Dr. Limber Rojas, Nephrologist.
Healthy kidneys take care of cleaning the blood and eliminating toxins, as well as excess fluid in the form of urine. In addition, they produce hormones necessary for the proper functioning of the body, regulate blood pressure, among other things.
When people develop kidney failure, in its advanced stages they need some type of replacement therapy, which can be hemodialysis, peritoneal dialysis or kidney transplant.
Hemodialysis helps manage uremic toxins and excess fluid accumulated by decreased urine formation in end-stage kidney disease.
It consists of passing the blood through an extracorporeal artificial kidney and after being filtered it returns to the patient through a vascular access.
The reluctance to start hemodialysis therapy after being indicated by the nephrologist is frequent in our health system due to different reasons raised by patients such as fear, ignorance about the therapy and taboos that have been developed in popular slang, leading the patient to seek different opinions and lose the opportunity to start therapy in the necessary time.
The late start of hemodialysis is related to important events and complications, such as acute pulmonary edema, severe anemia with cardiometabolic decompensation, encephalopathy and coma, hypertensive crisis, and arrhythmias.
The scheduled start of the same has advantages over the urgent that differ from the type of vascular access. In the emergency setting, a good caliber vein such as jugular, femoral or subclavian should be channeled to place a double-lumen catheter-type device in which high blood flow is obtained.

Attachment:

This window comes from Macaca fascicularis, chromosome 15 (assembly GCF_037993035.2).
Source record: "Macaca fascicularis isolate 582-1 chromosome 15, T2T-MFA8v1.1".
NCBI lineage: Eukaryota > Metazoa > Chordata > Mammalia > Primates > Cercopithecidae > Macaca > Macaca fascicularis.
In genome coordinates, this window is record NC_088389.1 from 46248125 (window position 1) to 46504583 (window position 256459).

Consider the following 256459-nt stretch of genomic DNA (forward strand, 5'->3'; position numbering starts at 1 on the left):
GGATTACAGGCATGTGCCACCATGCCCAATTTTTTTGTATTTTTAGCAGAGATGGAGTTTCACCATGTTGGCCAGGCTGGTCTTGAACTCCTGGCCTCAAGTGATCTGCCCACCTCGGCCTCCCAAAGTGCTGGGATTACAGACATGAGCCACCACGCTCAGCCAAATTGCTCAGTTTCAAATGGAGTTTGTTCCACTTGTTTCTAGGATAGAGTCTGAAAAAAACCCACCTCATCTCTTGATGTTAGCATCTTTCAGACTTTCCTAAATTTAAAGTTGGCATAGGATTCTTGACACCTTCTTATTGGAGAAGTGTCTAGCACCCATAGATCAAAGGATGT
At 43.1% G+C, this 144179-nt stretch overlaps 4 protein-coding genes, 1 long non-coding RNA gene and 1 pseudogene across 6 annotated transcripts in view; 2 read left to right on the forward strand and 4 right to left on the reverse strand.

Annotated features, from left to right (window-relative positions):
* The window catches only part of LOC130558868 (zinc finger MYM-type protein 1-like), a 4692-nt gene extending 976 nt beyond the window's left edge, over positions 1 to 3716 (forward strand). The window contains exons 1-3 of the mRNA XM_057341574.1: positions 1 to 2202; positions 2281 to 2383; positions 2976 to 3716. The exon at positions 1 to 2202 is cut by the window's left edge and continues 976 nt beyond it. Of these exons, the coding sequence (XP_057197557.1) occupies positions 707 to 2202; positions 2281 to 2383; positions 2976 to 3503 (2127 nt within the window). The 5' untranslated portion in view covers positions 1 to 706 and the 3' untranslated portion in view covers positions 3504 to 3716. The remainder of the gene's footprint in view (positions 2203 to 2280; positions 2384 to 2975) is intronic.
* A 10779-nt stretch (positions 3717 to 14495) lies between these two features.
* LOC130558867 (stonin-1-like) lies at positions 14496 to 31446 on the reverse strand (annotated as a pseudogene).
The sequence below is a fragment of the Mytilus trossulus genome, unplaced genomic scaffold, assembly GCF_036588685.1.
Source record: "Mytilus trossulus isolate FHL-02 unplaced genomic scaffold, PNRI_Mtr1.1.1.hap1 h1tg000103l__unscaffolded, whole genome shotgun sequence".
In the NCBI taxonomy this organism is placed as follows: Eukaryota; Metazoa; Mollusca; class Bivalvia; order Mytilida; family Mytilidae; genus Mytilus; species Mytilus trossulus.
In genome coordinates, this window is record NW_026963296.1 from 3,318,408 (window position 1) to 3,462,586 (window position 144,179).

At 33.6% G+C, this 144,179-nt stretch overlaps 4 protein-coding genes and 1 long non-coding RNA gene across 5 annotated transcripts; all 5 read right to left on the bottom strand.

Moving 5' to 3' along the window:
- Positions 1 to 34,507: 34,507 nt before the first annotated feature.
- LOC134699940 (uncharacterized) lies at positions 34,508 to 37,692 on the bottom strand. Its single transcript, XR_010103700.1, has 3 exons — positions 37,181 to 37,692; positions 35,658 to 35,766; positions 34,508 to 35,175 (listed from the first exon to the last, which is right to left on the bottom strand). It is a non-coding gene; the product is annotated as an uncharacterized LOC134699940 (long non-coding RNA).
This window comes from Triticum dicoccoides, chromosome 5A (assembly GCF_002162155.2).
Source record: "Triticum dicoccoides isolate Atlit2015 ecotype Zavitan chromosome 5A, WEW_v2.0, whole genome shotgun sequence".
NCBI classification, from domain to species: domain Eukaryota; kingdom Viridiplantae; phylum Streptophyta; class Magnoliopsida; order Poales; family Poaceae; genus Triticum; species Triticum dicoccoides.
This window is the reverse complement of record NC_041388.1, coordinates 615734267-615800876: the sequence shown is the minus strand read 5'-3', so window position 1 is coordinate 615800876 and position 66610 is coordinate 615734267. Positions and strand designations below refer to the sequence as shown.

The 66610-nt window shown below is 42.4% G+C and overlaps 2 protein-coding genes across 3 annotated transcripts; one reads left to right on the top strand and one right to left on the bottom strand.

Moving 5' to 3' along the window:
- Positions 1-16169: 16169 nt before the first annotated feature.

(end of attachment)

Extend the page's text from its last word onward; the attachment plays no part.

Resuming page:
Procedures of this type that are performed in an emergency situation have a high rate of complications and mistreat the venous system for future access and transplantation possibilities.
Patients with catheters have a higher mortality rate from any cause, as well as a higher probability of hospitalizations and diseases associated with kidney failure. This is why a scheduled start of dialysis is recommended and under a close monitoring regimen in the prediallysis clinic.
It is important to know that there are other renal replacement treatment options, discussed throughout this article.
These include peritoneal dialysis and kidney transplantation, the latter being able to be performed in some cases, even preventively.
This is why in the first contact between the nephrologist and your chronic kidney disease, the appropriate approach is given to how, when and what options are the most appropriate in your case, to start renal replacement therapy.
How and when to start dialysis
It is an important question to be known by both the patient and his doctor.
In the first place, not all patients with advanced chronic kidney disease are aware of it, there is a growing percentage of patients who come to the nephrology consultation already in advanced and irreversible stages of kidney failure.
Where the first contact results in the terrifying phrase "you have to dialyze it."
As a general rule, and despite an apparently stable clinical situation, replacement therapy should be started when renal function is at 8-12%. Below these figures the deterioration will be very rapid and the probability of complications associated with the disease will be higher.
However, with close control there are patients who can be managed for months within this range in conditions close to normal. It is important that the patient begins therapy feeling well and not in a situation of malnutrition or with a lot of uremic symptoms.
If the patient is very ill and / or the tests are very altered, the time to start dialysis has now come. But if the analytics is not very altered and the patient can perform many activities of daily life, it could be expected.
In fact, there are situations where it can be beneficial to wait a bit. If the psychological state of the patient requires it or if the completion or maturation of a vascular or peritoneal access is pending.
Posted in Newspaper Today.